MAHLATSE MAHLASE: Opposition to the ANC has Ace up their sleeve
As the campaign season draws to a close, the polls are predicting another victory for the governing party, albeit a decline in voter support.
With 25 years in power, having delivered the highest unemployment rate since democracy, a collapsing public health system, a below-par education system alongside the sprinklings of “a better life” after apartheid, the ANC will still govern with an overwhelming majority. The number-two party will be millions of supporters behind them.
The results will be interpreted as a failure of opposition parties to inspire the electorate to change their preferences.
The ANC has been fighting itself during this election season. And the real battle for control of the Union Buildings is actually within the ANC itself.
How else do we explain secretary-general Ace Magashule's public complaint that his own party deployees were illegally bugging his phone, just days before the elections?
Even more bizarre, he seemed happy to see his Free State supporters publicly waging a campaign for his own personal benefit by displaying banners emblazoned with "Hands off Ace".
Some of his public statements are a clear move to undermine President Cyril Ramaphosa’s new dawn campaign.
Instead of selling the myths of a united ANC to potential voters, Magashule found it more important to undercut his own party’s campaign. He is more comfortable campaigning with former President Jacob Zuma in KwaZulu-Natal. But he has never been seen alongside Ramaphosa during the campaign trail.
Magashule was ordered to apologise to State Security Minister Dipuo Letsatsi-Dube for claiming she accused him of manipulating the party list in a WhatsApp group debate.
In the interview with new TV channel Newzroom Afrika, Ramaphosa on Thursday dismissed Magashule’s claims that his phone was bugged, and painted him instead as paranoid.
“ SG ... reacted out of deep concern and anger and we said SG you are a leader and these matters must be discussed inside.”
But Magashule’s bold statement cannot be seen in isolation as he also defended disgraced former and current ministers including Malusi Gigaba and Nomvula Mokonyane -- the very people said to be identified by the Integrity Commission to have failed the test of being beyond reproach, claiming the ANC acts as a collective.
Magashule seems to have positioned himself as the opponent of Ramaphosa’s renewal message.
It is clear there is a serious battle for control being waged in all fronts -- on the election campaign platforms, in Cabinet, and through social and traditional media outlets. The stakes are high. With a new sheriff at the National Prosecuting Authority, chances of some of the Zuma faction members facing jail time are real.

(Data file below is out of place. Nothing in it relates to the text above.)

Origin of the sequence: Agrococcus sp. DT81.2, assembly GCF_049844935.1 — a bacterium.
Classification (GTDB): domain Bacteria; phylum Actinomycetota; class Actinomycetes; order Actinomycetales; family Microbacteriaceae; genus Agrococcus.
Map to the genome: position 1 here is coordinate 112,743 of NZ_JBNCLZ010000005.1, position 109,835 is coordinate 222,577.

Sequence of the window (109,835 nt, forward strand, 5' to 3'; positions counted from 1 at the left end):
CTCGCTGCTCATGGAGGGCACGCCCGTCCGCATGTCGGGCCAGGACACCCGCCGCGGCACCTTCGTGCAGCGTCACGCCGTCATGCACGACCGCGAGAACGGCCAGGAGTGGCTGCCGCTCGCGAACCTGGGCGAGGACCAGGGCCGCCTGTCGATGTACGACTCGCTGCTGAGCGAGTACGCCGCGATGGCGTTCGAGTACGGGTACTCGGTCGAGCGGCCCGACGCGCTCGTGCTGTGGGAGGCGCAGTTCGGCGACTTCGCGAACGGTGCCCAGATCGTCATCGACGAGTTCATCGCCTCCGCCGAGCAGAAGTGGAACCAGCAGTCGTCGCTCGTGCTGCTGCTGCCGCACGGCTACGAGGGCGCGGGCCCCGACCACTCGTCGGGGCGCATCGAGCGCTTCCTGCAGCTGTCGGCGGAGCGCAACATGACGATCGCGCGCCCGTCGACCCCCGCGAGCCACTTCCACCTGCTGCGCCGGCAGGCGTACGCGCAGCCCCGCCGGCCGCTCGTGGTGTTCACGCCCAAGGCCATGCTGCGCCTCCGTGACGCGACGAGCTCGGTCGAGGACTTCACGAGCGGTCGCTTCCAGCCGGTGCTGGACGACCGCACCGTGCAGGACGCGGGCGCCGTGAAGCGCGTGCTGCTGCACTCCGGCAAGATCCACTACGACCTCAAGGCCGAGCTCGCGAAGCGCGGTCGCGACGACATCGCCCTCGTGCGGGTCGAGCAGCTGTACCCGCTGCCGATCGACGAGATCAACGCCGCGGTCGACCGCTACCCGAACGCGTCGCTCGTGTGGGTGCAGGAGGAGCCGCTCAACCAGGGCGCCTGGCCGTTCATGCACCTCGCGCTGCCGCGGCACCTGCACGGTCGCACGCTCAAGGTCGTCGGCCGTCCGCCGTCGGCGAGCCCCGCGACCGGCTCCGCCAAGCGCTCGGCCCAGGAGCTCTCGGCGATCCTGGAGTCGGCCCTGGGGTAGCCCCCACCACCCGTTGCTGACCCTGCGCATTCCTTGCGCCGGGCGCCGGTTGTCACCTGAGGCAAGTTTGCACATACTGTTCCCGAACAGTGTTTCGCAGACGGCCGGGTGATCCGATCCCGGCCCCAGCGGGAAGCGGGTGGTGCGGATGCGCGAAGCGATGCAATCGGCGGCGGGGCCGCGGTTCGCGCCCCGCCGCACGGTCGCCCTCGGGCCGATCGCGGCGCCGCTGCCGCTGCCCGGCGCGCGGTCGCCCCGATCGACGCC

Once in government after an election campaign he led, Ramaphosa will be emboldened to use the electoral mandate to push forward with his renewal agenda. He could do what former President Thabo Mbeki largely did by ignoring the party and using the country’s constitutionally guaranteed authority to make decisions.
Conspiracy theories claim Magashule and his allies are making an attempt to force Ramaphosa into a coalition with the Zuma splinter groups that have emerged in the ANC.
In addition to the internal coalition battles, the ANC faces the real prospects of cobbling together coalition arrangements with other parties where it could emerge weaker.
Economic Freedom Fighters leader Julius Malema has, unfortunately, spoken with a forked tongue, one minute choosing ANC as the “better devil” than his DA partners in Johannesburg and Tshwane metros, only to say later they have conditions for both parties to form a coalition. His support would be crucial in provinces such as the North-West, where internal battles threaten the ANC's continued majority support and in Gauteng where the black middle-class is unpredictable.
Coalitions could weaken the Magashule's faction’s influence on who becomes premier. It could represent a real loss for the faction as it had created power bases in provinces.
The pain by the likes of Magashule - of feeling sidelined by Mbeki for premiership - has never disappeared. Which is why he would like to maintain control of the Free State.
The Ramaphosa brigade is well aware of the fight for control of government. They claim a decisive victory for him could be enough to weaken the mooted plan to challenge him at the National General Council.
If the battle for Luthuli House proves hard to win, Ramaphosa's group would want the support of ordinary South Africans to lead his defence.
And that, as we saw with the Zuma Must Fall campaign, is powerful enough to influence the ANC structures.
Mahlatse Mahlase is group editor-in-chief at Eyewitness News. Follow her on Twitter: @hlatseentle